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Local Red Bull ‘Paper Wings’ champions named

written by Hannah Dowling | April 12, 2022

Matt Hall (L) and Red Bull Paper Wings global winner Cameron Clark (R) pose for a photo at Bankstown Airport in Sydney, Australia on 15 March 2022.

Red Bull Australia has announced the local winners of its 2021 Red Bull Paper Wings paper plane-making competition.

Cameron Clark, a former Red Bull Paper Wings world champion after winning the 2019 global competition under the “longest airtime” division, is set to defend his title this year, after again winning the local qualifier for longest airtime with his paper airplane.

Clark, a university student from Swinburne University in Victoria, will head to Salzburg, Austria, from 13-14 May for the world championship, and again show off his paper plane-making skills on the global stage.

He will be joined by two Western Australia paper planemakers, both claiming local titles out of the University of Western Australia.

Connor Smith has won the local qualifier under the “distance” division and will also face off against global competitors next month in Austria, alongside Heneesha Deol, who won under the “aerobatics” division.

Matt Hall, Red Bull Air Race world champion turned Red Bull Paper Wings judge, said: “I’m thrilled to congratulate the three Red Bull Paper Wings local winners who now have a chance to compete in Austria.

“The competition is one a kind and we hope this will inspire the next generation of pilots – whether that be paper plane pilots or future performance aerobatic pilots like myself.”


“Red Bull Paper Wings is an experience of a lifetime and I’m thrilled to have won the national ‘qualiflyers’ for longest airtime again!” said Clark.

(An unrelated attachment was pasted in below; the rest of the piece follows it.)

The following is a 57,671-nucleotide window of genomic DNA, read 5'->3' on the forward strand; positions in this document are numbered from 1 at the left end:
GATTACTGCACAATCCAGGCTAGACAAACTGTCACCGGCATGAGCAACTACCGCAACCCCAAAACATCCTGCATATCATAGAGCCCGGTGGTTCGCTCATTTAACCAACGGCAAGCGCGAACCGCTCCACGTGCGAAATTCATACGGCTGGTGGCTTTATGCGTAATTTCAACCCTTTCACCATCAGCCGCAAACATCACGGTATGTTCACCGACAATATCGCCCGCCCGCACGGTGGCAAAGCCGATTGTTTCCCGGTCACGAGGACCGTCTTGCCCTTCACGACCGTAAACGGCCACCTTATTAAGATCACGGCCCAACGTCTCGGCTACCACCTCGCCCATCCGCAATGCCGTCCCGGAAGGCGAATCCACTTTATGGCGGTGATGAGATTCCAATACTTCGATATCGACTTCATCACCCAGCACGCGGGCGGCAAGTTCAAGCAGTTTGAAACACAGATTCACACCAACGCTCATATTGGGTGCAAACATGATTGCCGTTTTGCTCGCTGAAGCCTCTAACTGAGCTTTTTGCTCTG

“It will be a different challenge to refine my winning paper folding and plane throwing strategy, but I’m looking forward to representing Australia on the global stage once again for the chance to defend my world champion title.”

Meanwhile, Smith said, “It’s hard to describe how excited I am to represent Australia at the Red Bull Paper Wings World Final in Austria.

“There are three parties I would like to thank. Firstly, Red Bull for never failing to give me wings. Secondly, my year 7 science teacher for inspiring my paper plane journey. And lastly, Tom Brady for serving as the epitome of peak athletic performance.

“I can’t wait to compete, and I know I can bring home some silverware with the nation’s support behind me.”

Last week, Australian Aviation reported that the event formerly known as the Red Bull Air Race will soon return to Australia in November for the first time since 2010.

Its new organisers hope the leg will attract 150,000 people at the location, which has yet to be announced.

The iconic event, which sees aircraft race around obstacles, was launched by Red Bull in 2003 but the business announced its closure in 2019.

It’s now set to be revived as the Air Race World Championship by digital tech firm Touchpoint, with the first leg held at the UK racecourse of Goodwood.

Nalin Jay, the series’ CEO, said, “Australia has an incredible sporting legacy, and it is only fitting that we are racing in the home country of the current Air Race world champion, Matt Hall.

“Both locations will provide a stunning backdrop for the Air Race and fans are expected to come from all over the world to watch what is still the fastest motorsport in the world.”

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